An overview of the Supreme Court appointment process

The expectations of Supreme Court Justices are high. They are the final arbiters in interpreting the primary document of the nation- the United States Constitution. Justices are expected to decide critical cases without regard to political leanings or societal pressures. Ironically, the process for selecting these justices is inherently political. Nomination When a vacancy occurs on the 9-person Supreme Court, the President selects a nominee.

Traditionally, the nominee has been a judge on a lower federal court, but there is no mandate that the nominee be a sitting judge or even a practicing lawyer. The nominee is then presented for Senate confirmation. A majority vote is needed for the nominee to join the court. As with most Senate issues, the Vice President can cast the deciding vote in the case of a tie. Once seated on the Court, the Justices enjoy a lifetime appointment, except for resignation or other extraordinary circumstances.

The lifetime appointment is intended to insulate the Justice from the influences of politics and the burden of running for re-election. The President of the United States is granted the power to select Supreme Court justices. According to Article 2 Section 2 of the United States Constitution, the President: “by and with the Advice and Consent of the Senate, shall appoint Ambassadors, other public ministers and Consuls, [and] Judges of the Supreme Court (Georgetown University Law Library, 2008).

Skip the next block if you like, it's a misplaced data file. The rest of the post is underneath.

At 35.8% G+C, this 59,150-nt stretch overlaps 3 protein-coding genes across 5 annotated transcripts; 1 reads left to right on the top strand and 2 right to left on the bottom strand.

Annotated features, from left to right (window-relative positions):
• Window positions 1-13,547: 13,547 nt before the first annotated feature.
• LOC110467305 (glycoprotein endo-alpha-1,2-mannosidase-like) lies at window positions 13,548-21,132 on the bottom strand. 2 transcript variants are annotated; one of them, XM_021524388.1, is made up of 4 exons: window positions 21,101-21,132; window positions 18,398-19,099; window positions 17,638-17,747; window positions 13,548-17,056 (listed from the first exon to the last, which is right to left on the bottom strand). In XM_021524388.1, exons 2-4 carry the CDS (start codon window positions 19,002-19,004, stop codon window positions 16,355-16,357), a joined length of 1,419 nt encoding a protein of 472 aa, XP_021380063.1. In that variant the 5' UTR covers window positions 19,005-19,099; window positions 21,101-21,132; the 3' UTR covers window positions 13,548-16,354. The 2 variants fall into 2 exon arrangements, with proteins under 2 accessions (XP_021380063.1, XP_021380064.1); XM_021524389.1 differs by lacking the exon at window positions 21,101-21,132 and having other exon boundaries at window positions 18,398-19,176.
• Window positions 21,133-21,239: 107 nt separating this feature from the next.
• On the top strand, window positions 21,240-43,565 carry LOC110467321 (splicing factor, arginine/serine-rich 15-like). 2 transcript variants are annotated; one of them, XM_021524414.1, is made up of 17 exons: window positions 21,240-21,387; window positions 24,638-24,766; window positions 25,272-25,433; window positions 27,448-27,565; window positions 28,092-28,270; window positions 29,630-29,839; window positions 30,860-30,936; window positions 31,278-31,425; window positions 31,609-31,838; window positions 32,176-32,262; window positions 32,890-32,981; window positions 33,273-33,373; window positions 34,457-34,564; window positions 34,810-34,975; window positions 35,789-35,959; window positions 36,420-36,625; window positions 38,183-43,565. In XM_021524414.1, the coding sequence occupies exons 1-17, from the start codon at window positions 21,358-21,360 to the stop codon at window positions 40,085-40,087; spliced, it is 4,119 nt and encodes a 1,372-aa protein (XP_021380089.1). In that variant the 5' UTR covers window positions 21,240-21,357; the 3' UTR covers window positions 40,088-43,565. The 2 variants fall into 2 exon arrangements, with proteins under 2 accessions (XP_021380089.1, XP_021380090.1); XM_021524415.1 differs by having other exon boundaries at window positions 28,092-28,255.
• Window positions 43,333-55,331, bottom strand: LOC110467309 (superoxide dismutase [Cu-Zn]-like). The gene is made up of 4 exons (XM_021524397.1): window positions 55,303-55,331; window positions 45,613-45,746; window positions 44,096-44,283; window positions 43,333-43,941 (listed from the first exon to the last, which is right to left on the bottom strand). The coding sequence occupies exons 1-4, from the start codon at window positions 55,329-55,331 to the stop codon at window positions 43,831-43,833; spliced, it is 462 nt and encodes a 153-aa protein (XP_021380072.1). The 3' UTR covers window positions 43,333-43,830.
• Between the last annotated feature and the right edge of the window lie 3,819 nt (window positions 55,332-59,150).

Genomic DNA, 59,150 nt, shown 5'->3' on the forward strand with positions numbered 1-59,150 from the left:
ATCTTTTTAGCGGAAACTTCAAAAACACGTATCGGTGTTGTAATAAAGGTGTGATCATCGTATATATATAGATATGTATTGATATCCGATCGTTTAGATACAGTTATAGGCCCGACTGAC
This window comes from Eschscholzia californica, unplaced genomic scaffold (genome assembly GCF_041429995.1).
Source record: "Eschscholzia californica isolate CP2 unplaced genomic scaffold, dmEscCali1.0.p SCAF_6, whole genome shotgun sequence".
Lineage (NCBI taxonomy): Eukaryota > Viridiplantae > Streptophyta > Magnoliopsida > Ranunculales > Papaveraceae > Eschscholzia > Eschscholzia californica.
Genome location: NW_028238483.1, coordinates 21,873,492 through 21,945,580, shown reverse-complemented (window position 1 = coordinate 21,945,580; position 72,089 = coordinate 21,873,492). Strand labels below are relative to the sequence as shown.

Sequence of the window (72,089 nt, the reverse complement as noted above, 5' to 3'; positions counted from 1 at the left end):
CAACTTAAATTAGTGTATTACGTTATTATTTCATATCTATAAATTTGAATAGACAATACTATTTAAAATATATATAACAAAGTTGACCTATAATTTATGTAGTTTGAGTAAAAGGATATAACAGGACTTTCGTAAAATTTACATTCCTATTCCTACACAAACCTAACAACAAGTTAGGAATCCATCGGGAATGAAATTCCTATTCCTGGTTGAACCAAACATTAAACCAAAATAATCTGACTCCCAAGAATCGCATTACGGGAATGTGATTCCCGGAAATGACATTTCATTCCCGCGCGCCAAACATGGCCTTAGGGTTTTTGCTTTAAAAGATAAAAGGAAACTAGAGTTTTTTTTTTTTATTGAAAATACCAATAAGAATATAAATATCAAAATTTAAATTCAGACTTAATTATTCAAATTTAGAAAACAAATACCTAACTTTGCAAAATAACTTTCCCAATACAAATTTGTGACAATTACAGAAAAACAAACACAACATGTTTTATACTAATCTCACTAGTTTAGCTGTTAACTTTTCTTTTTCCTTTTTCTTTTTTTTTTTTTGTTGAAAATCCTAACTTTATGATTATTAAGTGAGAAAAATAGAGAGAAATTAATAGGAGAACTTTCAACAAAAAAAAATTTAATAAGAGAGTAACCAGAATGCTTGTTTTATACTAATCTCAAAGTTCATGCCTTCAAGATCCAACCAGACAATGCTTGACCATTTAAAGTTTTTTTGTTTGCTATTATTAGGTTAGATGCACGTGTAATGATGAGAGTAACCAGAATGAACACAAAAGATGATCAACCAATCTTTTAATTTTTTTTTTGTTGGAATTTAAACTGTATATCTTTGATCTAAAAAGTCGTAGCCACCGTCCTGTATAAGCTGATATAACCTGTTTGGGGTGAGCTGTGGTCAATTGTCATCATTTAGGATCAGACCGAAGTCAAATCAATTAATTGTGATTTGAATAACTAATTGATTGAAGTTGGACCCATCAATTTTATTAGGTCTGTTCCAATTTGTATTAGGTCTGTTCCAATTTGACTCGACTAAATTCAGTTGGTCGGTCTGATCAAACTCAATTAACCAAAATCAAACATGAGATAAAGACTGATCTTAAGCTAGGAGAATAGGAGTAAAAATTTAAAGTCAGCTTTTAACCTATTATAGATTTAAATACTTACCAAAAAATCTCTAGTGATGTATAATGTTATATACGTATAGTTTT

The same provision of the Constitution provides the Senate the opportunity to review and confirm or deny the President’s nominees. Debate and Confirmation The term “advice and consent” has been the subject of much legal and philosophical debate. Some see this phrase in constructionist terms. They believe that the role of the Senate is simply to evaluate judicial qualifications and make judgements about the judicial temperament of the nominee. Others question and vote on the nominee in a more political framework.

The phrase “litmus test” is often used as Senators try to expose the political leanings of the nominee (Schwartz, 1993). Typically, the President will gauge support among Senators before publicly selecting a nominee. Once the name of a nominee is selected, it is sent to the Senate Judiciary Committee. That committee gathers information on the nominee and holds hearings. Witnesses on both sides are heard before the committee votes. A recommendation is then sent to the full Senate, which debates the issue and holds the final vote.

A cloture vote of at least sixty Senators can end the debate Historically, a high percentage of the President’s nominees have been approved. Only thirty nominees have been rejected since 1789 (Zelden, 2007). Using delay tactics or voting against a nominee could mean trouble for a Senator running for re-election. When a President is popular, the public often approves of his nominees. Senators who vote against the nominee risk getting tagged with the label “obstructionist” by his or her political opponents.